Conversions [complete list]


The expression T(x) converts the value x to the type T.

x := 5.1
n := int(x) // convert float to int

The conversion rules are extensive but predictable:

Conversions to and from numbers and strings may change the representation and have a run-time cost. All other conversions only change the type but not the representation of x.


To “convert” an interface to a string, struct or map you should use a type assertion or a type switch. A type assertion doesn’t really convert an interface to another data type, but it provides access to an interface’s concrete value, which is typically what you want. Type assertions and type switches


a := uint16(0x10fe) // 0001 0000 1111 1110
b := int8(a)        //           1111 1110 (truncated to -2)
c := uint16(b)      // 1111 1111 1111 1110 (sign extended to 0xfffe)


var x float64 = 1.9
n := int64(x) // 1
n = int64(-x) // -1

n = 1234567890
y := float32(n) // 1.234568e+09
Warning: In all non-constant conversions involving floating-point or complex values, if the result type cannot represent the value the conversion succeeds but the result value is implementation-dependent. The Go Programming Language Specification: Conversions

Integer to string

string(97) // "a"
string(-1) // "\ufffd" == "\xef\xbf\xbd"
Use strconv.Itoa to get the decimal string representation of an integer.
strconv.Itoa(97) // "97"

Strings and byte slices

string([]byte{97, 230, 151, 165}) // "a日"
[]byte("a日")                     // []byte{97, 230, 151, 165}

Strings and rune slices

string([]rune{97, 26085}) // "a日"
[]rune("a日")             // []rune{97, 26085}

Underlying type

A non-constant value can be converted to type T if it has the same underlying type as T.

In this example, the underlying type of int64, T1, and T2 is int64.

type (
	T1 int64
	T2 T1

It’s idiomatic in Go to convert the type of an expression to access a specific method.

var n int64 = 12345
fmt.Println(n)                // 12345
fmt.Println(time.Duration(n)) // 12.345µs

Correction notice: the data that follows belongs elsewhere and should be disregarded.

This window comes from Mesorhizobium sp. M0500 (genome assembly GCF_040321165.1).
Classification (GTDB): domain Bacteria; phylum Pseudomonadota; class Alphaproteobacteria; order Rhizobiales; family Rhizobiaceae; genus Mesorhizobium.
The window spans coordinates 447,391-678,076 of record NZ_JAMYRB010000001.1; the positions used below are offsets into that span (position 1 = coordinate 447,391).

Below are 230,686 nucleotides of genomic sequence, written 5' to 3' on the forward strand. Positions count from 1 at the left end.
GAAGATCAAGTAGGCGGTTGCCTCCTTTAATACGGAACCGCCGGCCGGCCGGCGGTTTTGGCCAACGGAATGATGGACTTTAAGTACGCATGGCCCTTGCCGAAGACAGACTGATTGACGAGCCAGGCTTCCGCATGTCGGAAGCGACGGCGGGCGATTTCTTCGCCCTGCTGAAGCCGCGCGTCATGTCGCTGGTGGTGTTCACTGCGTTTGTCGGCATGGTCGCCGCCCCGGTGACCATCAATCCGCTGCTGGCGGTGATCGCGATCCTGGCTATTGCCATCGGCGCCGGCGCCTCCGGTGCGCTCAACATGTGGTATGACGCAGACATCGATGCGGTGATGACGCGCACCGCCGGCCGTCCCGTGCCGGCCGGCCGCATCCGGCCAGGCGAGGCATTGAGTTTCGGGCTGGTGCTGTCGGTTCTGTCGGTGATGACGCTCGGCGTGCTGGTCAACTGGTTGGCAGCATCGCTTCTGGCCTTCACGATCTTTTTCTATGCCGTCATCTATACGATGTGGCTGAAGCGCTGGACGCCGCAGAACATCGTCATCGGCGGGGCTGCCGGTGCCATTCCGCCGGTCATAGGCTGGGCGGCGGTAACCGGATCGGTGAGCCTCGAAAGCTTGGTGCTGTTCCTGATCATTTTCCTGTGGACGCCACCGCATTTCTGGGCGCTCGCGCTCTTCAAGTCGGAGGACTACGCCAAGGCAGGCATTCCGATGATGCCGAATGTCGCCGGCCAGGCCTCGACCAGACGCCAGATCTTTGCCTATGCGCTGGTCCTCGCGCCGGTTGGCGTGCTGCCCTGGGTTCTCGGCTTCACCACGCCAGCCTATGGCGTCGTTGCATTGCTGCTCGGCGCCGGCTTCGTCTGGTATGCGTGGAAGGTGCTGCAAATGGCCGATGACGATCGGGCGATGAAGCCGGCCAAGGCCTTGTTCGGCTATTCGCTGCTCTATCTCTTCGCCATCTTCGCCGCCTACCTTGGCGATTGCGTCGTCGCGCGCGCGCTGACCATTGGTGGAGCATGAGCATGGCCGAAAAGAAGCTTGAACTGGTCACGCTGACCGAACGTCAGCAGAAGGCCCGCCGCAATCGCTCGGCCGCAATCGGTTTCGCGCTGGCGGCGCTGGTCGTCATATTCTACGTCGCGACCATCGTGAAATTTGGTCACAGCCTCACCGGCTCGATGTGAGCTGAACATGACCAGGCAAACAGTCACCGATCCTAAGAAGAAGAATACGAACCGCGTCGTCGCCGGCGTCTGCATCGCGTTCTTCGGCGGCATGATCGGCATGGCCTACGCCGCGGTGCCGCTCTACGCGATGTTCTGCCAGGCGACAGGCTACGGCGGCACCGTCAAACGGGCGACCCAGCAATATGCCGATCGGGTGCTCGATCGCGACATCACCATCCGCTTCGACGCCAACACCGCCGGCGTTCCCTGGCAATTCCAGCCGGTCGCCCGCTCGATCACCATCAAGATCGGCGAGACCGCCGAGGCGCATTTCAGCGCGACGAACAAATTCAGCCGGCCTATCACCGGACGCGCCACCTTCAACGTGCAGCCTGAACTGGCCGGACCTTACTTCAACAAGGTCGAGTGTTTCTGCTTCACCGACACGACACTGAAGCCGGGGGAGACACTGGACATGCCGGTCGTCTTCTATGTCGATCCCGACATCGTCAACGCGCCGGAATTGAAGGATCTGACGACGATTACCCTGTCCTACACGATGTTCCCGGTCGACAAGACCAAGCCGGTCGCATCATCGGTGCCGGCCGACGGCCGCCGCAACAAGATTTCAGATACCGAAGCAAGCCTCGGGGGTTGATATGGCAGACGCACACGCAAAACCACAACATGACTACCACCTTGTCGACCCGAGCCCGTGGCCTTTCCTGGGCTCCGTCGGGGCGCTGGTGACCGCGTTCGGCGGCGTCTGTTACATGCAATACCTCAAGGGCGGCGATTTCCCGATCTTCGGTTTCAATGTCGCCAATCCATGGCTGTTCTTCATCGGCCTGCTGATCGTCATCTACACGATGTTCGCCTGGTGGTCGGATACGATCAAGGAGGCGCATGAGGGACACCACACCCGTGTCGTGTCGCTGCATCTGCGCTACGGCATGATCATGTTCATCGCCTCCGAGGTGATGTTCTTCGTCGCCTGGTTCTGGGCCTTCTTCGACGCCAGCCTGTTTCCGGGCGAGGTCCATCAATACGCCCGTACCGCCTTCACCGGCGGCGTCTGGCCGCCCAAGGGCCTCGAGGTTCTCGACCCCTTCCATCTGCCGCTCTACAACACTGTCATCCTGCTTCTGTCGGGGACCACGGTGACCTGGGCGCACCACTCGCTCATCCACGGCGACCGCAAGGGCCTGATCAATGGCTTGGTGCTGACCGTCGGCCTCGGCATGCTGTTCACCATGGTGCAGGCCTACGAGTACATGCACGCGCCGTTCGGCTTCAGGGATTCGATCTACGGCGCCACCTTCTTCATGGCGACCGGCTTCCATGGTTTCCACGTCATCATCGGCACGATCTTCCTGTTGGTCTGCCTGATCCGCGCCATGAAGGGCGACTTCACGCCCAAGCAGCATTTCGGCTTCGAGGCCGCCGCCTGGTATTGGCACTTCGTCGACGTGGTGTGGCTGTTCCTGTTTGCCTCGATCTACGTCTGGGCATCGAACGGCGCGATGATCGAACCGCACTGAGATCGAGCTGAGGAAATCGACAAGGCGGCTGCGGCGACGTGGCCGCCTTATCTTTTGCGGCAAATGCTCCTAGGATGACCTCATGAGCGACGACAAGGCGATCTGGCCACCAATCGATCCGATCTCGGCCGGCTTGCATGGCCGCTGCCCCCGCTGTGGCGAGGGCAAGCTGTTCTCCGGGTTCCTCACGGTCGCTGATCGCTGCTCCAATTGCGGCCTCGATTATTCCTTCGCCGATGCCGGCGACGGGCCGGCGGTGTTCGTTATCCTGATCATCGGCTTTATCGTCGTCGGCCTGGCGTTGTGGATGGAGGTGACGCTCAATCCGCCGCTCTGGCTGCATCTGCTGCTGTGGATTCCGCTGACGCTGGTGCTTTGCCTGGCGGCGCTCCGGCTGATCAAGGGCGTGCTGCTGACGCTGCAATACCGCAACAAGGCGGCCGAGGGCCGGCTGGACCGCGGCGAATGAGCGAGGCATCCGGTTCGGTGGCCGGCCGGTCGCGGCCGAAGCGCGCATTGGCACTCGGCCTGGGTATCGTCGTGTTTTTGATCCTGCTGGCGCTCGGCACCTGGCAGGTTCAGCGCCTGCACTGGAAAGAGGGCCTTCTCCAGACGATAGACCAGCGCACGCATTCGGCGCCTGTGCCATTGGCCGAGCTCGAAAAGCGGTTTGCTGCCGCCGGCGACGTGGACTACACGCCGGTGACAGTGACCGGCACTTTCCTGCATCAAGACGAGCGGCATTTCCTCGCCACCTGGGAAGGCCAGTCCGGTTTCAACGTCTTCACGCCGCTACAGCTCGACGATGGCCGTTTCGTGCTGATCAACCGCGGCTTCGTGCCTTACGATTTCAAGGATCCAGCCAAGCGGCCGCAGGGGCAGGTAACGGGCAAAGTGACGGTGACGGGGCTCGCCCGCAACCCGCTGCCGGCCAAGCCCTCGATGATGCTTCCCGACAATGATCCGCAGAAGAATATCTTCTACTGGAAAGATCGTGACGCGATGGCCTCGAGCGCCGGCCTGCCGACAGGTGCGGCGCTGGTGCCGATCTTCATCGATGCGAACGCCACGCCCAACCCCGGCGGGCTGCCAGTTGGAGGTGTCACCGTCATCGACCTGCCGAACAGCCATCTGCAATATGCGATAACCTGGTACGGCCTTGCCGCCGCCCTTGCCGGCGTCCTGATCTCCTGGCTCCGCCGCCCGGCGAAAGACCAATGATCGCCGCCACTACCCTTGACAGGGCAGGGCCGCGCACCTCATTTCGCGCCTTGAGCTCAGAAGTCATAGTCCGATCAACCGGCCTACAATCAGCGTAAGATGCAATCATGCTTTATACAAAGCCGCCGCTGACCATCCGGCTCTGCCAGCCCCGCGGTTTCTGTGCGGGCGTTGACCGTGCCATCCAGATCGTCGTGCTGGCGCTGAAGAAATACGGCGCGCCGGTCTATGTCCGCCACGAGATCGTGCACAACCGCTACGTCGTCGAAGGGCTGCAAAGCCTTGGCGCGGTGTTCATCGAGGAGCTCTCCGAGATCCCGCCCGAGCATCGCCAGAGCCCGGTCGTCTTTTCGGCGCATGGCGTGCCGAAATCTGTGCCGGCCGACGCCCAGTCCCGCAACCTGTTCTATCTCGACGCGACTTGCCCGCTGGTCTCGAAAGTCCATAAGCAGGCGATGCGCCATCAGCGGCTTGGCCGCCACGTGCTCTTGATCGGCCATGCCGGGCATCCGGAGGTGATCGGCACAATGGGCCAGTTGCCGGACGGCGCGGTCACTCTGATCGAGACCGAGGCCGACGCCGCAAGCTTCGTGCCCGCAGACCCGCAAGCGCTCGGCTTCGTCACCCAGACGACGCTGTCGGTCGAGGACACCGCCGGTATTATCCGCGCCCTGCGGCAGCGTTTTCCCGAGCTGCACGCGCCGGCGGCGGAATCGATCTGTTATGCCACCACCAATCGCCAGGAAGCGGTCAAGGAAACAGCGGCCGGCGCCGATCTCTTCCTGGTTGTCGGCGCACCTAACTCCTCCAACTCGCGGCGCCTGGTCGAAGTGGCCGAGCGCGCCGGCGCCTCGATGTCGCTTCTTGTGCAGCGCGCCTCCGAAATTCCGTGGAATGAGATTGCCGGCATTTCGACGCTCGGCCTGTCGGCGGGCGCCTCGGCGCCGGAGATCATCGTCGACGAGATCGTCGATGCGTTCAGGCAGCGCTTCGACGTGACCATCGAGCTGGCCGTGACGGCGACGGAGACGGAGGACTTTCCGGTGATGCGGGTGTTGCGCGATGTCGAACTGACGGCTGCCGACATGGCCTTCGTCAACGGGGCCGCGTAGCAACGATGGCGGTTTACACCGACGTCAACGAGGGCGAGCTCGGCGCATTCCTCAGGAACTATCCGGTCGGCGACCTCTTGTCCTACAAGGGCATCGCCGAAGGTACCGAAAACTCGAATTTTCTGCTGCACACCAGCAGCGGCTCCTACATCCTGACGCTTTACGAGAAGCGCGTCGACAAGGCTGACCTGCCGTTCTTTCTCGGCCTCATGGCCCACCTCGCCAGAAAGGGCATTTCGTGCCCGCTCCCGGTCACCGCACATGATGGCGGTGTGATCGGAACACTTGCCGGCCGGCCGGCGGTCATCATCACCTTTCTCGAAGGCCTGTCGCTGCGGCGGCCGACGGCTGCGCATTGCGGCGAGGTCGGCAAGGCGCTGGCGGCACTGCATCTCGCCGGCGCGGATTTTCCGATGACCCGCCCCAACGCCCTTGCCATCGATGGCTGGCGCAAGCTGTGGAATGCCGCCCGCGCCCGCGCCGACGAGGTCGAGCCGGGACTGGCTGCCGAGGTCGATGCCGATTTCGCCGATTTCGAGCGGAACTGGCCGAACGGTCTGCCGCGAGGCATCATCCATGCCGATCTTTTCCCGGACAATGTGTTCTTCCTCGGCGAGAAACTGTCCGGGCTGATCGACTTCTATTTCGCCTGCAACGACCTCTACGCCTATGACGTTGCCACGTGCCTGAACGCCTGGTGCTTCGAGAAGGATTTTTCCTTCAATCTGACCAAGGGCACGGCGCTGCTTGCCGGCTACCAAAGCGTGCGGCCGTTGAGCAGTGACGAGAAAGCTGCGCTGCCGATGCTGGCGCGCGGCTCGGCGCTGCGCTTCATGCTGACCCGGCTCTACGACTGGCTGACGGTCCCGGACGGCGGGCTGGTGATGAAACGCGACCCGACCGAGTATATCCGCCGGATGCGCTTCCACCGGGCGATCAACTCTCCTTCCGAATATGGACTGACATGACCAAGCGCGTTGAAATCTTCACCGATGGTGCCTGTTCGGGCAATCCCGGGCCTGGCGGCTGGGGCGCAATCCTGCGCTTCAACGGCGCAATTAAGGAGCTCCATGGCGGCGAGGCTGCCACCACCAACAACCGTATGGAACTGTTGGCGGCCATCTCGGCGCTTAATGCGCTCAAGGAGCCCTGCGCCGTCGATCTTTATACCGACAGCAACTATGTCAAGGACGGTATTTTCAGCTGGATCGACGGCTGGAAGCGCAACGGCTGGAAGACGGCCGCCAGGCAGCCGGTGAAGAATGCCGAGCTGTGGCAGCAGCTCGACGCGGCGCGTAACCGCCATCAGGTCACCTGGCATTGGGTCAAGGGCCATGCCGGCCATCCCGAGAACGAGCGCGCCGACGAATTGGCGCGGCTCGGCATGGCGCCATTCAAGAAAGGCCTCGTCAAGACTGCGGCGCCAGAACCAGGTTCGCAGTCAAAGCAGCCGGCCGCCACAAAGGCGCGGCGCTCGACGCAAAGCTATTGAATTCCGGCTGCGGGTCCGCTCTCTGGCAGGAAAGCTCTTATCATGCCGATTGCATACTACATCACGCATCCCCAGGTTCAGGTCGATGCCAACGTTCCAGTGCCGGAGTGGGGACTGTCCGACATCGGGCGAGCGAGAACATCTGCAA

(The underlying type of time.Duration is int64, and the time.Duration type has a String method that returns the duration formatted as a time.)

Implicit conversions

The only implicit conversion in Go is when an untyped constant is used in a situation where a type is required.

In this example the untyped literals 1 and 2 are implicitly converted.

var x float64
x = 1 // Same as x = float64(1)

t := 2 * time.Second // Same as t := time.Duration(2) * time.Second

(The implicit conversions are necessary since there is no mixing of numeric types in Go. You can only multiply a time.Duration with another time.Duration.)

When the type can’t be inferred from the context, an untyped constant is converted to a bool, int, float64, complex128, string or rune depending on the syntactical format of the constant.

n := 1   // Same as n := int(1)
x := 1.0 // Same as x := float64(1.0)
s := "A" // Same as s := string("A")
c := 'A' // Same as c := rune('A')

Illegal implicit conversions are caught by the compiler.

var b byte = 256 // Same as var b byte = byte(256)
../main.go:2:6: constant 256 overflows byte


The Go compiler does not allow conversions between pointers and integers. Package unsafe implements this functionality under restricted circumstances.

Warning: The built-in package unsafe, known to the compiler, provides facilities for low-level programming including operations that violate the type system. A package using unsafe must be vetted manually for type safety and may not be portable. The Go Programming Language Specification: Package unsafe

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